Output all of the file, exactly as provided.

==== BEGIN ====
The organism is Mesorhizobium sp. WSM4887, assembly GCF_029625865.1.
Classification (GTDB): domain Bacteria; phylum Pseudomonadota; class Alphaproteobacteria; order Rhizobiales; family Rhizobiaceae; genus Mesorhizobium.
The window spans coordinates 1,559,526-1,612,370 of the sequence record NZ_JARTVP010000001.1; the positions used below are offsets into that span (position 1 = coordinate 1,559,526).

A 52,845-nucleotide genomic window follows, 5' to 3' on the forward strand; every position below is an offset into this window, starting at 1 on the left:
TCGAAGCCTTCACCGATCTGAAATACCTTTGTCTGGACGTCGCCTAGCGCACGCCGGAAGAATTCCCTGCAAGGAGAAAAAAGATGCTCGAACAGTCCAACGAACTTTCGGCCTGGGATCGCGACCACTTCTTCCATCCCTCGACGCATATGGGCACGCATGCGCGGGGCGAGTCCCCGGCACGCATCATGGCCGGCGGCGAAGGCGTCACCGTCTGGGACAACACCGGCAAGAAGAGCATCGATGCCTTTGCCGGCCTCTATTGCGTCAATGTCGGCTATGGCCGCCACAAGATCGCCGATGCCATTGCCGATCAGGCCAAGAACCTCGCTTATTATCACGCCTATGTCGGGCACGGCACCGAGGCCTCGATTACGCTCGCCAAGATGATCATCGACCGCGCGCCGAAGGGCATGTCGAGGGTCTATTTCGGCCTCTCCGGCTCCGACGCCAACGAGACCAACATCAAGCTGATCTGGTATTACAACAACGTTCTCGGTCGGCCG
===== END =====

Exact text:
The organism is Mesorhizobium sp. WSM4887, assembly GCF_029625865.1.
Classification (GTDB): domain Bacteria; phylum Pseudomonadota; class Alphaproteobacteria; order Rhizobiales; family Rhizobiaceae; genus Mesorhizobium.
The window spans coordinates 1,559,526-1,612,370 of the sequence record NZ_JARTVP010000001.1; the positions used below are offsets into that span (position 1 = coordinate 1,559,526).

A 52,845-nucleotide genomic window follows, 5' to 3' on the forward strand; every position below is an offset into this window, starting at 1 on the left:
TCGAAGCCTTCACCGATCTGAAATACCTTTGTCTGGACGTCGCCTAGCGCACGCCGGAAGAATTCCCTGCAAGGAGAAAAAAGATGCTCGAACAGTCCAACGAACTTTCGGCCTGGGATCGCGACCACTTCTTCCATCCCTCGACGCATATGGGCACGCATGCGCGGGGCGAGTCCCCGGCACGCATCATGGCCGGCGGCGAAGGCGTCACCGTCTGGGACAACACCGGCAAGAAGAGCATCGATGCCTTTGCCGGCCTCTATTGCGTCAATGTCGGCTATGGCCGCCACAAGATCGCCGATGCCATTGCCGATCAGGCCAAGAACCTCGCTTATTATCACGCCTATGTCGGGCACGGCACCGAGGCCTCGATTACGCTCGCCAAGATGATCATCGACCGCGCGCCGAAGGGCATGTCGAGGGTCTATTTCGGCCTCTCCGGCTCCGACGCCAACGAGACCAACATCAAGCTGATCTGGTATTACAACAACGTTCTCGGTCGGCCG